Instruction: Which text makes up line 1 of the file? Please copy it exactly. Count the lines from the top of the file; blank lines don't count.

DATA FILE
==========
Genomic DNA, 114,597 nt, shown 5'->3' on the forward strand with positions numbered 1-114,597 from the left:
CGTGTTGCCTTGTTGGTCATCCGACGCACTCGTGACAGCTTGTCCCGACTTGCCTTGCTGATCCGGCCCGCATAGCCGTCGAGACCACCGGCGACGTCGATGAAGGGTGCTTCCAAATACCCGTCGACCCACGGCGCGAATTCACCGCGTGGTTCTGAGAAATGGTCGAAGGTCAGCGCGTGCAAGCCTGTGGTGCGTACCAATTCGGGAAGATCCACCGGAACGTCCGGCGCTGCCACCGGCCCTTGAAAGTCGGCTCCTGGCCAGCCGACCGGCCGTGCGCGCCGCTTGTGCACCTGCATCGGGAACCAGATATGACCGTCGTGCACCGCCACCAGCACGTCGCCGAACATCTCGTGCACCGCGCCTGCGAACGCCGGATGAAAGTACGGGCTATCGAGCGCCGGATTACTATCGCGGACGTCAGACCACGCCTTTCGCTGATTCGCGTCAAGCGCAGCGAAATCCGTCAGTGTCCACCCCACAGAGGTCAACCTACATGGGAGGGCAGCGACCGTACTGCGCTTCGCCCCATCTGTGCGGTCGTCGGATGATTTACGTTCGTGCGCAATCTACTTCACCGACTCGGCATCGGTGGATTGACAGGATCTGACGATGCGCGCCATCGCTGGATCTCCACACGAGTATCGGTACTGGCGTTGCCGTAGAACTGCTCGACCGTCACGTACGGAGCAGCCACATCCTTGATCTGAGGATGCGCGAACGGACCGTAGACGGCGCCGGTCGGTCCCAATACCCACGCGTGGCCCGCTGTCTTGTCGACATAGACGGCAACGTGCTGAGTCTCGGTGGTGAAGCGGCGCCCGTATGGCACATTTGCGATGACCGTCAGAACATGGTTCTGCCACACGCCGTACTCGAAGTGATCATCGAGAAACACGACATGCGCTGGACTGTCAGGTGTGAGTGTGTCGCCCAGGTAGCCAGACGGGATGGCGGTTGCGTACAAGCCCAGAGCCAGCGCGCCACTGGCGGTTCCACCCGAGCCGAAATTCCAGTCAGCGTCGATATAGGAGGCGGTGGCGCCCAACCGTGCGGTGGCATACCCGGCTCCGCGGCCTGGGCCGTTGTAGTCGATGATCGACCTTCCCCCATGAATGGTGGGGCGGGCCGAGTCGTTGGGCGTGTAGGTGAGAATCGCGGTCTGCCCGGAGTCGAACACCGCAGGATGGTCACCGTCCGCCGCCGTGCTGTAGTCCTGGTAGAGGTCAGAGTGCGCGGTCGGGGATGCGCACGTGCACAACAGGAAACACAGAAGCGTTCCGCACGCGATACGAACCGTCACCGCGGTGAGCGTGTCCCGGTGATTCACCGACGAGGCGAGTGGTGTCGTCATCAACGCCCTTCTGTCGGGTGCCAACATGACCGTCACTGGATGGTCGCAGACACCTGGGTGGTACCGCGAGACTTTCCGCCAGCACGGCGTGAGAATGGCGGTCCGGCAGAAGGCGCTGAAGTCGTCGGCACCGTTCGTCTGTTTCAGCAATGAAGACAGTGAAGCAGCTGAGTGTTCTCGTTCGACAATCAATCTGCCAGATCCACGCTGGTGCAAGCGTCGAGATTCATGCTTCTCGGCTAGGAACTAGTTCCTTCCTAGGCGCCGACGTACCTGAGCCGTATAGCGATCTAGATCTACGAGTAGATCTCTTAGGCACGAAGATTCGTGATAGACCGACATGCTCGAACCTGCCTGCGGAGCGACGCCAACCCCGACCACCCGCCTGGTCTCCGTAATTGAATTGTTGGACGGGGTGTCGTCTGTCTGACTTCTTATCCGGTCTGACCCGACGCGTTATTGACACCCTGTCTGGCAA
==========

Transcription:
Genomic DNA, 114,597 nt, shown 5'->3' on the forward strand with positions numbered 1-114,597 from the left: